“Leith’s proximity to the North Sea, which is set to become home to many more offshore wind developments, coupled with the natural deep waters of the Firth of Forth, makes this an ideal location to support not only those developments already planned, but the pipeline of projects that are sure to follow. That’s why we’re prepared to invest our land, our expertise and our shareholders’ money to further build and strengthen Scotland’s renewables supply chain to deliver new long-term jobs. Forth Ports is committed to both help make Scotland’s renewables future a reality and help it meet its carbon reduction targets.”
Cabinet Secretary for Net Zero, Energy and Transport, Michael Matheson, said: “The Scottish Government has set ambitious targets to increase offshore wind capacity to 11 GW of energy installed by 2030 – enough to power more than eight million homes. This commitment … capitalises on the fact that Scotland’s seas have some of the best offshore wind resources in the world. It is fundamentally important that the bold and necessary action required for us to reach net-zero is taken in a way that is fair and just for everyone. It must seize the economic benefits that will be created, supporting jobs and our wider society.”
City of Edinburgh Council leader, Councillor Adam McVey, said: “Renewable energy plays a vital role in tackling climate change and in securing a bright economic future for everyone in our Capital. The increase in jobs for people in Leith and across Edinburgh is hugely welcome and underlines our economic resilience as a City.”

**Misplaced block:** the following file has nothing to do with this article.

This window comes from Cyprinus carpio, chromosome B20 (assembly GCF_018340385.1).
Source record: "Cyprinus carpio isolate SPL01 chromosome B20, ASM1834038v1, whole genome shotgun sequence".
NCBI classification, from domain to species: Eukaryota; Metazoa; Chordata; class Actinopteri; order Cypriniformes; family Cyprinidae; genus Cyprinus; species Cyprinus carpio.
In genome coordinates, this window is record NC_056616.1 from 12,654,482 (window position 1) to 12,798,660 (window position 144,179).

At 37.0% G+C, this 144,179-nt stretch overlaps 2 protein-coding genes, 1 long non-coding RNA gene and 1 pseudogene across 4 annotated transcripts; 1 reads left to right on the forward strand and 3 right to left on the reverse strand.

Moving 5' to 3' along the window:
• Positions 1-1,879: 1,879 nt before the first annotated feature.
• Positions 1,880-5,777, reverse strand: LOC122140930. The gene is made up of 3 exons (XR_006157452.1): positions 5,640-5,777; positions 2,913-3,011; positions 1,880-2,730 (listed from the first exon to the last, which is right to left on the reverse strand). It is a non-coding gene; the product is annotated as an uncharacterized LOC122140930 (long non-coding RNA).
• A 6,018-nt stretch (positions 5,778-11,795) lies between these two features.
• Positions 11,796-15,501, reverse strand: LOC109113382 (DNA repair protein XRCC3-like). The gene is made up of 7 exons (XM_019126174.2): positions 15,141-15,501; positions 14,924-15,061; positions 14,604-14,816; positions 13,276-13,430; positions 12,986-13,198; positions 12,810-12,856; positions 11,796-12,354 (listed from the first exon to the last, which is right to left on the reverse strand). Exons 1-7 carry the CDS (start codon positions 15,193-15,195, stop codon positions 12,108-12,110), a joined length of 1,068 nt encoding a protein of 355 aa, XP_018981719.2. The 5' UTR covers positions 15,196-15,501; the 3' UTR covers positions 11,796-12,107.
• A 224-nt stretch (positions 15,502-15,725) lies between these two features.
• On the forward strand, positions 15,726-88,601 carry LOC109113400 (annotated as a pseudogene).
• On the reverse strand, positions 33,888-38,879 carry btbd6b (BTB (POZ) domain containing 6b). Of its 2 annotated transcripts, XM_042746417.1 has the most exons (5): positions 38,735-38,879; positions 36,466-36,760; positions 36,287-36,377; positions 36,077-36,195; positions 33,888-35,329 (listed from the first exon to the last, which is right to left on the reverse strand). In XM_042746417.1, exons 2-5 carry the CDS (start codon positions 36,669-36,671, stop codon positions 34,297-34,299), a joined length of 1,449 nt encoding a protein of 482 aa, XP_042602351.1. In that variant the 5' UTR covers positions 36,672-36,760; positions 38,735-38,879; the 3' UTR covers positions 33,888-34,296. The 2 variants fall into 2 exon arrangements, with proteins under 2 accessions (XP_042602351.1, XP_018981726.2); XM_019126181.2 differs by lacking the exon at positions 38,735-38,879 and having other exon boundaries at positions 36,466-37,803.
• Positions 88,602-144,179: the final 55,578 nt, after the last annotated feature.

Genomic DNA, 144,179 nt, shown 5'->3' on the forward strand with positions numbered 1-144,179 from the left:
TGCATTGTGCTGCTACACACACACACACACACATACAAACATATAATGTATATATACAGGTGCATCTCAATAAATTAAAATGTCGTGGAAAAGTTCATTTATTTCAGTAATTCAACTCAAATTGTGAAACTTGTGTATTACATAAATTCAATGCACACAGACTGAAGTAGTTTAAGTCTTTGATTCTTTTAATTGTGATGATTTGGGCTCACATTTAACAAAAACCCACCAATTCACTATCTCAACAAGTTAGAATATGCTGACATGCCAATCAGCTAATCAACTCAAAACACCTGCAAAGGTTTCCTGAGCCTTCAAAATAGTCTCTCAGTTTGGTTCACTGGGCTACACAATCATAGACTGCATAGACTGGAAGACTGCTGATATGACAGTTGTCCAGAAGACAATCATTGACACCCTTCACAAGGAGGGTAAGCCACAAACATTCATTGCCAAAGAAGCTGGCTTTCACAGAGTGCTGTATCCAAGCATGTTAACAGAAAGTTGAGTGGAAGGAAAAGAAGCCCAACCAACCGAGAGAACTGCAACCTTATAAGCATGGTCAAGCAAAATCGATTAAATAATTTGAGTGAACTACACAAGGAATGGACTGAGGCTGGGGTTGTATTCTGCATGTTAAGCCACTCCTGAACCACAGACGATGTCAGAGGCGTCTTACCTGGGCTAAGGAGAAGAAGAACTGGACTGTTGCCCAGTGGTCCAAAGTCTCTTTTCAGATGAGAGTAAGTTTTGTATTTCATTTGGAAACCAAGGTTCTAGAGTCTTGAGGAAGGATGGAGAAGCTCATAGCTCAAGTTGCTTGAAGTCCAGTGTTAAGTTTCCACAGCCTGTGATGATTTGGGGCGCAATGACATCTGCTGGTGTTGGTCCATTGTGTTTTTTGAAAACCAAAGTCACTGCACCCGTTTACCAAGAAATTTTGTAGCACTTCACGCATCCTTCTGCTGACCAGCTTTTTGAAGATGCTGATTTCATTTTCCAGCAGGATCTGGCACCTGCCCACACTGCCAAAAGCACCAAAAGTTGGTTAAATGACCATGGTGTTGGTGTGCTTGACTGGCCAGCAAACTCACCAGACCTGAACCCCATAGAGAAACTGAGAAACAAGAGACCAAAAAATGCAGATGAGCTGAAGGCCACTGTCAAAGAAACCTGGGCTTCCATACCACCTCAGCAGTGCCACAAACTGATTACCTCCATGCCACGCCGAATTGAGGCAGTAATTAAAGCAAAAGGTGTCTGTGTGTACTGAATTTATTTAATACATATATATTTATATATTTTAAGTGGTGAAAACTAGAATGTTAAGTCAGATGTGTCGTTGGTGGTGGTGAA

Claire Mack, Chief Executive of Scottish Renewables, said: “Scotland is at the start of its offshore wind journey, with plans to increase capacity tenfold in the coming decade. Ports and harbour infrastructure have an enormous role to play in the growth of that multi-billion pound sector which, with support from government and industry, is likely to grow much more quickly than it has to date. The announcement of such significant activity by Forth Ports is hugely welcome and will act as a signal to draw other, wider private and public sector investment to grow the skills, expertise, innovation and supply chain we need to make the most of this exciting next phase of the renewable energy industry’s development. The Scottish Government’s Sectoral Marine Plan contains many sites for floating wind development which, coupled with investments in infrastructure capable of handling the scale of floating turbine technology, mean we have a chance to gain a foothold in a market with enormous economic and export opportunities, particularly in the US and Asia. Scotland can truly lead the world in offshore wind, and [Monday’s] news from Leith is the first step in that journey.”
The investment announcement from Forth Ports into the future of Leith and clean energy at the Port of Leith is welcomed with open arms.